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Fw: Cast out your pearls

> The cheerful girl with bouncy curls was almost five.  Waiting with her 
>mother at the checkout stand, she saw them:  a circle of glistening white 
>pearls in a pink foil box.  "Oh please, Mommy.  Can I have them?  Please, 
>Mommy, please?"
> Quickly the mother checked the back of the little foil box and then 
>looked back into the pleading eyes of her little girl's upturned face. "A 
>dollar ninety-five.  That's almost $2.00.  If you really want them, I'll 
>think of some extra chores for you and in no time you can save enough 
>money to buy them for yourself.  Your birthday's only a week away and you 
>might get another crisp dollar bill from Grandma." As soon as Jenny got 
>home, she emptied her penny bank and counted out 17 pennies.  After 
>dinner, she did more than her share of chores and she went to the 
>neighbor and asked Mrs. McJames if she could pick dandelions for ten 
>cents.  On her birthday, Grandma did give her another new dollar bill and 
>at last she had enough money to buy the necklace.
> Jenny loved her pearls.  They made her feel dressed up and grown up. She 
>wore them everywhere-Sunday school, kindergarten, even to bed. The only 
>time she took them off was when she went swimming or had a bubble bath.  
>Mother said if they got wet, they might turn her neck green.
> Jenny had a very loving daddy and every night when she was ready for 
>bed, he would stop whatever he was doing and come upstairs to read her a 
>story.  One night when he finished the story, he asked Jenny, "Do you 
>love me?"  "Oh yes, Daddy.  You know that I love you." "Then give me your 
>pearls."  "Oh, Daddy, not my pearls.  But you can have Princess - the 
>white horse from my collection. The one with the pink tail. Remember, 
>Daddy?  The one you gave me. She's my favorite." "That's okay, Honey.  
>Daddy loves you.  Good night."  And he brushed her cheek with a kiss.
> About a week later, after the story time, Jenny's daddy asked again, "Do 
>you love me?"  "Daddy, you know I love you." "Then give me your pearls."  
>"Oh Daddy, not my pearls.  But you can have my baby doll. The brand new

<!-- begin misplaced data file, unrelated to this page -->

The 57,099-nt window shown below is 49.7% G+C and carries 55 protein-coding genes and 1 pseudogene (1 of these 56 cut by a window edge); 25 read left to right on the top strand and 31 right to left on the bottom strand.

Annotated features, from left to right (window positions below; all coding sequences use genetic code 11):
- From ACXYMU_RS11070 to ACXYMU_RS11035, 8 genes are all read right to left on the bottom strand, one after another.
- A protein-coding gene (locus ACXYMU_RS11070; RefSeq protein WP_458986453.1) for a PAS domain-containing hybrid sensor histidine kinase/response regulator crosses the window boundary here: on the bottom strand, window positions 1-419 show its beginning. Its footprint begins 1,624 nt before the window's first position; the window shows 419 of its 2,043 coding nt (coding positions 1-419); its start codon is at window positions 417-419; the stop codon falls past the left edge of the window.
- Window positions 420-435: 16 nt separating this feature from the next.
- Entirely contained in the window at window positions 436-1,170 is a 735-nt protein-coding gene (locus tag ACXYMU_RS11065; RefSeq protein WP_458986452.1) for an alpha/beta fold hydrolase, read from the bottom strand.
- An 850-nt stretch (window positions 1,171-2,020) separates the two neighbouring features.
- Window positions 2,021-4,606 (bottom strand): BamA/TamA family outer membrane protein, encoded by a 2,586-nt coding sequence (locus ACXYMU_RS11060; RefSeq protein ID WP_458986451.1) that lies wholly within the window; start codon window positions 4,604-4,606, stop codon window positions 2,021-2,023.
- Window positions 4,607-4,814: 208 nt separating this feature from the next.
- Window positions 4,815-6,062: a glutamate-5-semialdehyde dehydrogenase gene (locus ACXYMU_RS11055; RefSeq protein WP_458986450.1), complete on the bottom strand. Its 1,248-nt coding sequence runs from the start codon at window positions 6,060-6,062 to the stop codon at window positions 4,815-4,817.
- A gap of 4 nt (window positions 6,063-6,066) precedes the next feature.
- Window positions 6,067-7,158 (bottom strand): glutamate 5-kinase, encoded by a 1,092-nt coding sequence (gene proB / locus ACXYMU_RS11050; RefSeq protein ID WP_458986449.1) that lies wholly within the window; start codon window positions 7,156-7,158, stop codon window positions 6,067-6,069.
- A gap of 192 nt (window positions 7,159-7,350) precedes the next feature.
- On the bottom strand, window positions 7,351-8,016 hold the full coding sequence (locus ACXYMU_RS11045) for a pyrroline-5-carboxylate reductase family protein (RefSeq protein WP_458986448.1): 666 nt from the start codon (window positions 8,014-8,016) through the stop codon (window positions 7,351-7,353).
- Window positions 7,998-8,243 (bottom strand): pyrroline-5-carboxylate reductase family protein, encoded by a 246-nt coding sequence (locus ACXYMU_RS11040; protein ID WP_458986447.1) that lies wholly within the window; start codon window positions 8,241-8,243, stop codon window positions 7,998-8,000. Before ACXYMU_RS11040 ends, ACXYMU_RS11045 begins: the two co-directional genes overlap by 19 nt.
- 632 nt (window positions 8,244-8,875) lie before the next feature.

>one I got for my birthday.  She is so beautiful and you can have the 
>yellow blanket that matches her sleeper."  "That's okay. Sleep well.  God 
>bless you, little one. Daddy loves you."  And as always, he brushed her 
>cheek with a gentle kiss.
> A few nights later when her daddy came in, Jenny was sitting on her bed 
>with her legs crossed Indian-style.  As he came close, he noticed her 
>chin was trembling and one silent tear rolled down her cheek. "What is 
>it, Jenny?  What's the matter?"  Jenny didn't say anything but lifted her 
>little hand up to her daddy.  And when she opened it, there was her 
>little pearl necklace.  With a little quiver, she finally said, "Here, 
>Daddy.  It's for you."  With tears gathering in his own eyes, Jenny's 
>kind daddy reached out with one hand to take the dime-store necklace, and 
>with the other hand he reached into his pocket and pulled out a blue 
>velvet case with a strand of genuine pearls and gave them to Jenny.  He 
>had them all the time.  He was just waiting for her to give up the 
>dime-store stuff so he could give her genuine treasure.
> Jenny's father is like our heavenly Father.  He also is waiting for us 
>to give up our dime store stuff and seek Him first ... so He can fling 
>open the windows of Heaven and pour us out such a blessing that we will 
>not have room enough to hold it.
>What are you hanging on to?
> Never be afraid to try something new.
> Remember, amateurs built the ark.
> Professionals built the Titanic.